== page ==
During the sixth week, it became clear to me that with the slow progress of the fieldwork and the weather, I wasn't going to see the upper part of the volcano on this trip. We had some tantalizing views of the summit from the lower slopes where we have been working, and not visiting the summit plateau was a disappointment for me. However I have been privileged to see many amazing places during my stay on Ross Island and meet many new people over the last six weeks.

On my last afternoon we worked at a magnetotelluric station high on the west side of the volcano and enjoyed some final views of Mount Erebus and the rapidly melting sea-ice in McMurdo Sound. As on most days, there was a strong plume of steam and gas rising from the summit crater which contains one of the worlds very few active lava lakes.

We had a two hour wait for a scheduled pickup by an American helicopter and enjoyed the warm sunshine. However just before pickup time, a fog bank rolled in and the helicopter could not reach us. We didn't need to open our survival packs-but it was good to know they were there. It was also reassuring to know that there was no chance of being stranded in the dark. With the long austral summer, the next sunset on Mount Erebus will be in three months.

Emperor Penguins on the sea-ice near McMurdo. You are not permitted to approach within 10 m of wildlife. However, if penguins approach you, that is fine, as was the case when I took this photo.

After a chilly couple of hours the fog lifted and a New Zealand pilot was able to pick us up. A number of people commented that I was obviously trying to delay my departure and stay longer in Antarctica!

The next morning it was time to head north and on my last morning we enjoyed a view of Mount Erebus smoking in the distance. Graham Hill, John Stodt, Phil Wannamaker and Erin Wallin will stay until January and hopefully be able to increase the rate of data collection with some better weather and reduced competition for helicopter time. My northbound flight was with the Royal New Zealand Air Force on a C-130 Hercules. The C-130 is very loud inside, but with the webbing seats it was actually quite a comfortable, if crowded flight. As we headed north we had some amazing last views of Antarctica from the flight deck as we crossed Victoria Land. Finally after 8 hours we landed in Christchurch, and handed back the cold weather clothing to the staff at Antarctica New Zealand.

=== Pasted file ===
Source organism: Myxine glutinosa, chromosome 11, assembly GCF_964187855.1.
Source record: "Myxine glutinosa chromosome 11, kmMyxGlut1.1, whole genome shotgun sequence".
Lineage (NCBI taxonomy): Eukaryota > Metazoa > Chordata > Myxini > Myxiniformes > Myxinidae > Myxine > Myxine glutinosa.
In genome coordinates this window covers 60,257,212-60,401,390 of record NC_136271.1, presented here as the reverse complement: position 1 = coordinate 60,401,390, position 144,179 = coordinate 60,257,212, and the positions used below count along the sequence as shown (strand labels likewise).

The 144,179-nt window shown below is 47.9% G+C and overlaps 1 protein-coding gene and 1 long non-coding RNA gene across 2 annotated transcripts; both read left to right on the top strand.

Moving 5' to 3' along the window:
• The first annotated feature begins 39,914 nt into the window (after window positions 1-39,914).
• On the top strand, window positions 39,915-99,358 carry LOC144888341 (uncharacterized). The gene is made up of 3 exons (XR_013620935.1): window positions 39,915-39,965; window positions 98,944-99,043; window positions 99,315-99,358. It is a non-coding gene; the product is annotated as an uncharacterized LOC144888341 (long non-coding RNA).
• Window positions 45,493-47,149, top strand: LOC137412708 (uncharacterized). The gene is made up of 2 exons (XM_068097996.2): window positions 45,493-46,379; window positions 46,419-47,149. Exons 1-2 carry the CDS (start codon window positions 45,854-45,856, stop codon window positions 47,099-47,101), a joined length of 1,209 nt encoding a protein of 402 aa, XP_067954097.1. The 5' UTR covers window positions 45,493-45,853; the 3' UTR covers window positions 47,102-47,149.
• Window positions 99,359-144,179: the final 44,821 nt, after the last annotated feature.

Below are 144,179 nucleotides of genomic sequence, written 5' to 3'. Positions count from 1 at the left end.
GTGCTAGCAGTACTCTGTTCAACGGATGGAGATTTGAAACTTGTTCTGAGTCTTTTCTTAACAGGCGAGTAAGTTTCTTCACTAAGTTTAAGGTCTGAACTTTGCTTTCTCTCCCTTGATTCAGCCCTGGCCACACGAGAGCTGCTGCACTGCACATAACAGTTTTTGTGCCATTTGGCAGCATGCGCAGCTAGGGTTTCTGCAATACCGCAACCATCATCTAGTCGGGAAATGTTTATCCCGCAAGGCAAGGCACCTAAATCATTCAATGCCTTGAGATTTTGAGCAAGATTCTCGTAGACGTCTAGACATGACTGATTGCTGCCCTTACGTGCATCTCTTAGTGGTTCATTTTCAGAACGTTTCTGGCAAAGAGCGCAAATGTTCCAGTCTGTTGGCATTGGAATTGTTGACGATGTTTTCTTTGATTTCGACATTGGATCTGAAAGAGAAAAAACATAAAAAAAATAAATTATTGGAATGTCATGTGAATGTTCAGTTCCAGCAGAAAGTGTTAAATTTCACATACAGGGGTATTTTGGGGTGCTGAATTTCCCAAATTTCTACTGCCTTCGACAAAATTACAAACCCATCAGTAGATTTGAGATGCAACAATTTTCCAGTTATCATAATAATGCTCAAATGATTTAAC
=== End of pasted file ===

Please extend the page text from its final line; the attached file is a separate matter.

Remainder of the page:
Arriving back in New Zealand was a shock in many ways. There was no snow, plants everywhere, and there were people that you did not recognize! Finally I could leave a building without carrying a handheld radio and reporting my every move to the communications operator! But the biggest shock was when it got dark! We had enjoyed 40 days of continual daylight in Antarctica, and I had grown used to the endless daylight of the austral summer.

What have we learnt from this research? Now that the first year of data collection has finished, the task of data analysis has begun. This is using computer analysis to generate a map of the rock properties beneath the volcano, in a similar way to how medical imaging is used to look inside the human body. We have used this method on a number of volcanoes and it has shown where the magma is stored and how it moves to the surface. Getting a full image of what's below Mount Erebus will require a second field season and more magnetotelluric data collection on the east side of the volcano.

One of the challenges in studying volcanoes is that their lifespan is a lot longer than that of most people. To observe certain types of eruptions we often need to study several volcanoes, or look back in time at the rocks formed in past eruptions. My group at the University of Alberta is working on several active volcanoes around the world, trying to understand how magma moves beneath a volcano prior to eruptions.

Our next field expedition will be in April 2015 to Laguna del Maule in the Southern Andes of Chile. Here the surface of the Earth is moving upwards at 30 cm per year, which is much faster than most volcanoes. This uplift has been going on for five years, which is also unusual, and has produced a total movement of 1.5 metres. The uplift is being driven by a zone of molten rock, a magma body, at about 5 km depth below the surface. The question we are investigating is whether this uplift is a sign that the volcano is moving towards a major eruption.

An important research theme in volcanology is how long it takes for a volcano to change from being dormant to a major eruption beginning. The consensus used to be that this took hundreds to thousands of years, but new studies suggest it could be a lot less. This question will be answered with observations of many volcanoes, and our results from Mount Erebus and the Chilean Andes are important steps towards finding the answer.

-Martyn Unsworth

More information about Martyn Unsworth's research